The Pasadena Star News has been on top of some important environmental news of late. Today they report on the US Fish and Wildlife Service's efforts to support a very endangered frog whose critical habitat was severely impacted by the Station Fire. The fire also damaged the habitat of the Santa Ana Sucker, a fish found in the Big Tujunga portion of Hansen Dam Recreational Area. Hansen Dam is a City of Los Angeles Regional Park and at 1400 acres it the third largest City park behind Griffith Park and Sepulveda Basin. Debris flows from this winter's predicted El Nino rains threaten to completely destroy the habitat of both the Santa Ana Sucker and the Mountain Yellow-Legged Frog.
Issues of wildlife, critical habitat, and management in these large City parks are an important area where the Department of Recreation and Parks needs to improve their responsiveness. Given the City's current financial crisis, it is going to be up to the public and outside organizations with the proper expertise (and no hidden agendas) to help the DRP enact and support these activities if any improvement is to be made in the next few years.
Unless the general public steps up to the plate, nothing will change.
The Pasadena Star News story references the BAER Reports we previously mentioned were underway to study the Station Fire's environmental impact on the San Gabriels and surrounding communities. A number of those reports have been drafted and are available at the US Forest Service's BAER web page.
Here is the story:
Rare tadpoles rescued from Station Fire burn zone
By Emma Gallegos, Staff Writer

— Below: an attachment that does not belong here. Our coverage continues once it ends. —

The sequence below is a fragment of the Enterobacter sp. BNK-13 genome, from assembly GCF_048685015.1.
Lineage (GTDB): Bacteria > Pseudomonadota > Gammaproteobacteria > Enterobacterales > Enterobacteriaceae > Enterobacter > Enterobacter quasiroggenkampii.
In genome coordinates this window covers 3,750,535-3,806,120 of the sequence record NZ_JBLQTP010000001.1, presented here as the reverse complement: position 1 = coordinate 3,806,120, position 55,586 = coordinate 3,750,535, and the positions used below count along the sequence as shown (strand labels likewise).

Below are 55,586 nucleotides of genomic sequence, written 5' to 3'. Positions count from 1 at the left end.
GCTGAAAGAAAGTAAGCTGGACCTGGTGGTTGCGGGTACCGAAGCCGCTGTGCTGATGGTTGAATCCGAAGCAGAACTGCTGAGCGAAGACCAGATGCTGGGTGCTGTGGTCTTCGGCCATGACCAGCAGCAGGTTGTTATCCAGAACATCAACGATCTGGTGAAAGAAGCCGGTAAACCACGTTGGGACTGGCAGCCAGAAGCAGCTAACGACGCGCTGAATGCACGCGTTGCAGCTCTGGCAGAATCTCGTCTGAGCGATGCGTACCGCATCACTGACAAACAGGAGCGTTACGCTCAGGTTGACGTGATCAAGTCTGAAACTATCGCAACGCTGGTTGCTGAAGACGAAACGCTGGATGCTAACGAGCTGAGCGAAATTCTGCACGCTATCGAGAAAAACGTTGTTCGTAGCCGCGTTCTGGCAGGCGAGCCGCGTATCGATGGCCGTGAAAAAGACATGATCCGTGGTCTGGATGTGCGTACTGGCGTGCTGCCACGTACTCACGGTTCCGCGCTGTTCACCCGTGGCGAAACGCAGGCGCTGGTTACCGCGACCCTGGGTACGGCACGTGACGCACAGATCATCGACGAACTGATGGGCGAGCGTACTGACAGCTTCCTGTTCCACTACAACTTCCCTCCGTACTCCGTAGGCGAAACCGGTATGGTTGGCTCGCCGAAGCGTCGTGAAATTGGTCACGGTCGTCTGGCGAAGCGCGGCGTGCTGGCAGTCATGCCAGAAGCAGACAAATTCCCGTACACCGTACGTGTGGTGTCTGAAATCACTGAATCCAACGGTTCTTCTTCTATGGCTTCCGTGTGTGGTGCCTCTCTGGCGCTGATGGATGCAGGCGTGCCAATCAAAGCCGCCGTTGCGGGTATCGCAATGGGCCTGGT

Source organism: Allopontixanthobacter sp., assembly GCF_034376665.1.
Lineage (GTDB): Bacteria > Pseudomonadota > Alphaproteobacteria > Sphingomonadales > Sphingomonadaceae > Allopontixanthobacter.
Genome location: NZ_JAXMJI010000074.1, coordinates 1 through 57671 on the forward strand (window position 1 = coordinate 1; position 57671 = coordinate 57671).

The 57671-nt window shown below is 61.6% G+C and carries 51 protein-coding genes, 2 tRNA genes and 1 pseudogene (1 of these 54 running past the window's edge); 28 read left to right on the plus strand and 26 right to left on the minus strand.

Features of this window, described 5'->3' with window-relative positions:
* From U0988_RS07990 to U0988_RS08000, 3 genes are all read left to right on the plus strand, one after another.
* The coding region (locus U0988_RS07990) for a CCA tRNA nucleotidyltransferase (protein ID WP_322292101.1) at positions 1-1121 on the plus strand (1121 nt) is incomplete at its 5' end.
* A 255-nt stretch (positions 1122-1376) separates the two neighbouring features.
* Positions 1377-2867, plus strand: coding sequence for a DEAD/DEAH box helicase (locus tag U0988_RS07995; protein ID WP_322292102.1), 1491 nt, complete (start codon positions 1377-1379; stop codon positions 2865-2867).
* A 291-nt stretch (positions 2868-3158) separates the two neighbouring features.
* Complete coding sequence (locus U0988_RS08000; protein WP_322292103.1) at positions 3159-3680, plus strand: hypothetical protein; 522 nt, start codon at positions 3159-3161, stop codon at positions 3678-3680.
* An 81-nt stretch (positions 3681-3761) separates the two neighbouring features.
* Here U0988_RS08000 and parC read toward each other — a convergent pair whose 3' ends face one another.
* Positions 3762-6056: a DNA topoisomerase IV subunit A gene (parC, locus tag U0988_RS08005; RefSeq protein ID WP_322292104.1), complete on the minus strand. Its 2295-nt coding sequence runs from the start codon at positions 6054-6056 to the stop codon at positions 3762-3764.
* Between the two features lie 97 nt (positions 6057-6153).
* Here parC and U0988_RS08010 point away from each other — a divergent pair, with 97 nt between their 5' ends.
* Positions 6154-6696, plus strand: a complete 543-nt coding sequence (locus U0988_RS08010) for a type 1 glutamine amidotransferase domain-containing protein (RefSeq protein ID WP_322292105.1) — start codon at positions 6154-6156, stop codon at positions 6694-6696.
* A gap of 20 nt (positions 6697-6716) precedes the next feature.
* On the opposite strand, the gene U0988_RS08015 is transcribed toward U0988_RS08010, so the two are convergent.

An adult mountain yellow-legged frog along Little Rock Creek in the Angeles National Forest. Monday, August 11, 2003. (SGVN/Staff photo by Bernardo Alps)
In a slippery, slimy rescue mission, federal workers this month scooped up and relocated 106 rare tadpoles to save them from possible fallout from the Station Fire. When the Station Fire rolled through the mountains this August, it burned Devil's Canyon, a prime habitat for the yellow-legged frog, which is on the federal endangered species list. So workers from the U.S. Fish and Wildlife service caught them and sent them to the Fresno Chaffee Zoo, which recently formed a partnership with wildlife service. The Station Fire's effects could be particularly devastating for the small population of rare frogs that makes its home in the creeks and rivers of the San Gabriel Valley Mountains, said federal officials. The fire singed vegetation along banks where the frogs live and reduced the population of streamside insects the frogs feast on, like beetles, ants and flies, but scientists are especially worried about what could happen to the tadpoles when a winter storm blows through the Angeles National Forest. "Right now we're concerned that if there are heavy rains or even average rains, there could be a significant incidence of debris flows," said Stephanie Weagley, a spokeswoman for the U.S. Fish and Wildlife Service. Mudslides caused by rain storms could wipe out the streams where the frogs live and choke them with ash, she said.
Thirty full-grown frogs will remaining in Devil's Canyon - a tributary of the west fork of the San Gabriel River. The tadpoles will stay at the zoo in Fresno at least until next spring, when scientists will reassess how the mountain yellow-legged frog's home has recovered, Weagley said. The mountain yellow-legged frog wasn't the only animal - nor the only endangered animal - threatened by the Station Fire. A team of federal scientists visited the Angeles National Forest in September to create a Burned Area Report (BAER) and assess how the Station Fire affected the wildlife, the geology, the water quality and even the historic sites. The report focused on four federally-protected species that make their home there including the frog: a fish called the unarmored threespine stickleback, the Arroyo toad and the Santa Ana suckerfish. This isn't the first time that a federal agency has stepped in to protect the federally-endangered frog. For the last four years, the U.S. Forest Service has closed off 1,000 acres of the San Gabriel Mountains from hikers, while scientists tried to figure out how humans were affecting the frogs.
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